Thanks to Connor, Lev, and Risa—and their high-profile revolt at Happy Jack Harvest Camp—people can no longer turn a blind eye to unwinding. Ridding society of troublesome teens while simltaneously providing much-needed organs for transplanting might be convenient, but its morality has finally been brought into question. However, unwinding has become big business, and there are powerful political and corporate interests that want to see it not only continue, but also expand to the unwinding of prisoners and the impoverished.
Cam is made entirely out of the parts of other unwinds; he is a teen who does not technically exist. A futuristic Frankenstein, Cam struggles to find identity and meaning and wonders if a rewound being can have a soul. And when the actions of a sadistic bounty hunter cause Cam’s fate to become inextricably bound with the fates of Connor, Risa, and Lev, he’ll have to question humanity itself.
- Simon & Schuster Books for Young Readers |
- 416 pages |
- ISBN 9781442423671 |
- October 2013 |
- Grades 7 and up |
- Lexile 860L
Reading Group Guide
By Neal Shusterman
About the Book
This novel picks up a year after Unwind. Connor now runs the Graveyard, where kids who run away rather than be unwound can stay safe. Risa is head medic at the facility. But Starkey, a new kid, is undermining Connor’s leadership. Meanwhile, Cam, a teen built exclusively of Unwind parts and groomed by a mysterious organization, falls in love with Risa. When a terrorist tries to kill Lev, he goes on the run with Miracolina, another tithe. At the climax, they all know their only hope is the Graveyard, but they don’t know it’s about to be raided by the Juvie Police.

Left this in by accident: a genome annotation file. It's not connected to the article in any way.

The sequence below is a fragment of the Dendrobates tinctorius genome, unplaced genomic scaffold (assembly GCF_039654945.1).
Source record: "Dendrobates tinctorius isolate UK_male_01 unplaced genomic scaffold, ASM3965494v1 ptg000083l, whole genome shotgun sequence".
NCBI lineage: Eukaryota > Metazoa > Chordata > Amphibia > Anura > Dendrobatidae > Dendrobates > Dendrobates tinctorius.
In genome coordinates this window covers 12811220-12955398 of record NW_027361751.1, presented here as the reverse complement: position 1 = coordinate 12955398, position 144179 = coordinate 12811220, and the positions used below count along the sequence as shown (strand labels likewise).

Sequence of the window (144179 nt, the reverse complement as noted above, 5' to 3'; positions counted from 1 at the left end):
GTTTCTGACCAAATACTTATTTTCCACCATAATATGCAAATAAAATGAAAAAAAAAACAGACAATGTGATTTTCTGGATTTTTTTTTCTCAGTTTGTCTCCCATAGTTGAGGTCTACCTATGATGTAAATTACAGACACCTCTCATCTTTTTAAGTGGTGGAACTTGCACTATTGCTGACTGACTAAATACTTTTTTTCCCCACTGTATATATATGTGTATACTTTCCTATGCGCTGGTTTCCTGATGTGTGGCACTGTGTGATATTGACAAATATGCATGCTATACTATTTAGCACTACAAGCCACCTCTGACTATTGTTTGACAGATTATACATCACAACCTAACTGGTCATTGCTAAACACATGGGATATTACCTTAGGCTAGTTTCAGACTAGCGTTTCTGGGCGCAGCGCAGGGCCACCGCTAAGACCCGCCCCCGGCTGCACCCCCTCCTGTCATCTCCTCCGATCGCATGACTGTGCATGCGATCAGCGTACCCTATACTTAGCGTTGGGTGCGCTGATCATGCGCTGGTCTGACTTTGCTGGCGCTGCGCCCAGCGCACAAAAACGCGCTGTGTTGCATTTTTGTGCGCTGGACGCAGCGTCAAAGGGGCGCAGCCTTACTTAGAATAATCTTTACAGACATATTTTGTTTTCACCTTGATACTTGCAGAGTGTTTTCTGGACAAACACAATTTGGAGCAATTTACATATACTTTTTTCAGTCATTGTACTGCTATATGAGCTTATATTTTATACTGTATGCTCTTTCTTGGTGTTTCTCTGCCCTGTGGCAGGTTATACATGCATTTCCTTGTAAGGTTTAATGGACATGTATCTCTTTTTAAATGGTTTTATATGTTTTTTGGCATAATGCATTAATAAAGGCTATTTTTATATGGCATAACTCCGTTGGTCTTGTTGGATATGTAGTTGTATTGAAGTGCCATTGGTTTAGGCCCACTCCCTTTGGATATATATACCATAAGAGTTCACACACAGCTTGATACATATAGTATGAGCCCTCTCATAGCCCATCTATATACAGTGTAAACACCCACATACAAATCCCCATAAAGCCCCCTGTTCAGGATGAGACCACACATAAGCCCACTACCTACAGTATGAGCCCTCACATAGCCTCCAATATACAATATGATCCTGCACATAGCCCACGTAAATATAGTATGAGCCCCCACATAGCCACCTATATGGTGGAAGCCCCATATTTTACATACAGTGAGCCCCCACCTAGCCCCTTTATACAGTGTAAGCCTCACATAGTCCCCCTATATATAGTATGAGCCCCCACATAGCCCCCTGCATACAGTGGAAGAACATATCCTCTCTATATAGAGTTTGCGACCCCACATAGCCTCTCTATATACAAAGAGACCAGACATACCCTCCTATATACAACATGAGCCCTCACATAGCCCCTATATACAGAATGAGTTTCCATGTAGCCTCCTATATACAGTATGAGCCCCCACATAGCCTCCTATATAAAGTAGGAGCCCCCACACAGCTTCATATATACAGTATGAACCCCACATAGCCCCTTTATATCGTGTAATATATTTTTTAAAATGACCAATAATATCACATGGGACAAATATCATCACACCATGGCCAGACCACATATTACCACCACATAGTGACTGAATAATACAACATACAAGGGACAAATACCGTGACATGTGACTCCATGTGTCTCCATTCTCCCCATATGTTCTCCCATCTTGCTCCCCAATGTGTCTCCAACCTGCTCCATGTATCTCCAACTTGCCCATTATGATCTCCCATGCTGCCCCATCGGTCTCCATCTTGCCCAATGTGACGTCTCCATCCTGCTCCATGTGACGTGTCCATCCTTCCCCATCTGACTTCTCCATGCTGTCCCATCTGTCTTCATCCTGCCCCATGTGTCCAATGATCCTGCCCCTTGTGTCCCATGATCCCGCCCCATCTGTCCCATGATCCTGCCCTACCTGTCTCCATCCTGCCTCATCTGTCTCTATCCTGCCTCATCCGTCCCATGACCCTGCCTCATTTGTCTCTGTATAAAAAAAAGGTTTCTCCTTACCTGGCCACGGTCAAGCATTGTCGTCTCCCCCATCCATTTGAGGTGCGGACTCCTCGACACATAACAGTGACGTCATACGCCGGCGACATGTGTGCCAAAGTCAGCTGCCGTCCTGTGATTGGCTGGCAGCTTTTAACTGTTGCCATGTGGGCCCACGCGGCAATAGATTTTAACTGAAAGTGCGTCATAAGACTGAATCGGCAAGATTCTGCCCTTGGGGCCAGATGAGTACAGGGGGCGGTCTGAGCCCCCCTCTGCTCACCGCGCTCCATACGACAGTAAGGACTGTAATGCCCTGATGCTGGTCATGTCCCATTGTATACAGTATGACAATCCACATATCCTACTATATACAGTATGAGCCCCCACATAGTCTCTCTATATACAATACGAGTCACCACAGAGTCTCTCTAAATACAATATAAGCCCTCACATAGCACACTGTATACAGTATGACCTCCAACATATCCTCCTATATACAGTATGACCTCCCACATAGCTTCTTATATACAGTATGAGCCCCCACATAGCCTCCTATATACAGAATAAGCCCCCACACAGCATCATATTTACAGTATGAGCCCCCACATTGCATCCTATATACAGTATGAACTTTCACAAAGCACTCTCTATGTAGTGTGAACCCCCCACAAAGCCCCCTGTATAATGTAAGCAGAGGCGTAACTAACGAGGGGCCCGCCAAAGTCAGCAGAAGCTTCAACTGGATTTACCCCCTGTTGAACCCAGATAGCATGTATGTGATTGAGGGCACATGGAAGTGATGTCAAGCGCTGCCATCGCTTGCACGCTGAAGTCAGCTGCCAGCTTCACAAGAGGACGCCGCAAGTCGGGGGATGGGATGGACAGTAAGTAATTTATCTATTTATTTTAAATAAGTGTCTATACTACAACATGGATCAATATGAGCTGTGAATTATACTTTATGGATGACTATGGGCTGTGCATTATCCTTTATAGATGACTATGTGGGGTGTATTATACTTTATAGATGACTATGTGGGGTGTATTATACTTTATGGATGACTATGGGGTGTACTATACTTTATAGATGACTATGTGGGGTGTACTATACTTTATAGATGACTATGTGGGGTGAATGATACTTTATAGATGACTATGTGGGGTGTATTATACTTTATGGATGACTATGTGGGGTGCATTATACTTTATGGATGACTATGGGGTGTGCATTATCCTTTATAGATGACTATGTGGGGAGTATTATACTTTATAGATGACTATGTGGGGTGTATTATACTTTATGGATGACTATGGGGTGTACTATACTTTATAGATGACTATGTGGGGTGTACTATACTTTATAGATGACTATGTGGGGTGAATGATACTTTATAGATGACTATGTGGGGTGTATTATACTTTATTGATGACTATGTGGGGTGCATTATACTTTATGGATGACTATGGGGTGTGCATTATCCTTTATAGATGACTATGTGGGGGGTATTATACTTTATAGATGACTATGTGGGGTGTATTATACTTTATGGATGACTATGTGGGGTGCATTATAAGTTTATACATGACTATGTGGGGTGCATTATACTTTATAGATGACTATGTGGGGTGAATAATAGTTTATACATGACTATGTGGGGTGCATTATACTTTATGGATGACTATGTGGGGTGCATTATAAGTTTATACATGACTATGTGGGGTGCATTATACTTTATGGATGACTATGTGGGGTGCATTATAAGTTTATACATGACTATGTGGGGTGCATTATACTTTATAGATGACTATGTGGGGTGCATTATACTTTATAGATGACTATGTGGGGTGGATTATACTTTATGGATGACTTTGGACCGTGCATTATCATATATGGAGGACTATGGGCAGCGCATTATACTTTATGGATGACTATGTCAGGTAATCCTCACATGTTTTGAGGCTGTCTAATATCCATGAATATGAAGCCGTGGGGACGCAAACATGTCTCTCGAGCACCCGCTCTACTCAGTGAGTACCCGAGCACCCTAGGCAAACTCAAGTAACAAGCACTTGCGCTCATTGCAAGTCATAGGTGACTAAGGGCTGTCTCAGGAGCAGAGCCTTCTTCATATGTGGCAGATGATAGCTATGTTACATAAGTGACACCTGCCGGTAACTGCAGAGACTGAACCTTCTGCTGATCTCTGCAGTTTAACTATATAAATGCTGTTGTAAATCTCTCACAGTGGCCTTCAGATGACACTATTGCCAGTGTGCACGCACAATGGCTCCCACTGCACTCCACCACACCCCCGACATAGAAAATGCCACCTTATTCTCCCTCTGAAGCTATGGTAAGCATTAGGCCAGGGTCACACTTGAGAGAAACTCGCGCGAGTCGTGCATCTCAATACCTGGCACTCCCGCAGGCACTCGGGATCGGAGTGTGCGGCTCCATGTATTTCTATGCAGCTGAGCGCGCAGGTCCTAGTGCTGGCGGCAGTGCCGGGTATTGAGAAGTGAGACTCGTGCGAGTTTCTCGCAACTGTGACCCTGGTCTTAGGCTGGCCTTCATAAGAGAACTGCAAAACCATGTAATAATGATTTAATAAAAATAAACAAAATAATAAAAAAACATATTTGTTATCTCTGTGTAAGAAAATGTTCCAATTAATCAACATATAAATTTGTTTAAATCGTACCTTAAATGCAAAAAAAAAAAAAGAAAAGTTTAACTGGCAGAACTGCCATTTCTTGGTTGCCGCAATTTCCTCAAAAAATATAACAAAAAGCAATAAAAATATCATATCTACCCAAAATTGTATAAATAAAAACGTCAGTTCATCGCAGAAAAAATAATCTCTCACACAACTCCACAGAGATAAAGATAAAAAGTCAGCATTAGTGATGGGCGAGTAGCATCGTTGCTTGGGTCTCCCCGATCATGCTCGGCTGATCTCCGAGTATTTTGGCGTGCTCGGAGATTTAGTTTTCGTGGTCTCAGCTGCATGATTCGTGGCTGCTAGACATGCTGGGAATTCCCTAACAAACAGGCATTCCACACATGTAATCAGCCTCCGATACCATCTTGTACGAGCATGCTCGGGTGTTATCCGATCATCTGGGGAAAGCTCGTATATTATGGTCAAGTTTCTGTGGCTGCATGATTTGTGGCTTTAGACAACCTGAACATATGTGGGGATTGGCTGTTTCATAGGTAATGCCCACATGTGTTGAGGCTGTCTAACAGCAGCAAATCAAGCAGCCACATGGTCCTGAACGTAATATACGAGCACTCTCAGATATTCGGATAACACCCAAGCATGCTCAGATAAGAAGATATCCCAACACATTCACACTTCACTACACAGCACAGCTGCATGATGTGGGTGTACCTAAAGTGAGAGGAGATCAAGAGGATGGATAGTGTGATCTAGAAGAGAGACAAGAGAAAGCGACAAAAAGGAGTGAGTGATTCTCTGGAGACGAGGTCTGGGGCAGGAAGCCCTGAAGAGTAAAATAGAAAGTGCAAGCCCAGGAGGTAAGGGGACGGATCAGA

1. If you were a citizen in the world of this story, which group would you support: the Anti-Divisional Resistance (ADR), opposing Unwinding and supporting AWOL kids; or Proactive Citizenry, a group whose purpose is “to do good in this world” as they define it, by promoting Unwinding as an integral part of life? Now try to envision what circumstances might make you switch sides.
2. Starkey is an incredibly manipulative character who uses a legitimate issue he cares about (protecting Storked kids’ self-esteem) to also gain power for himself. What are some real-world examples of legitimate issues that are often manipulated for personal or political gain?
3. Connor fails to realize see more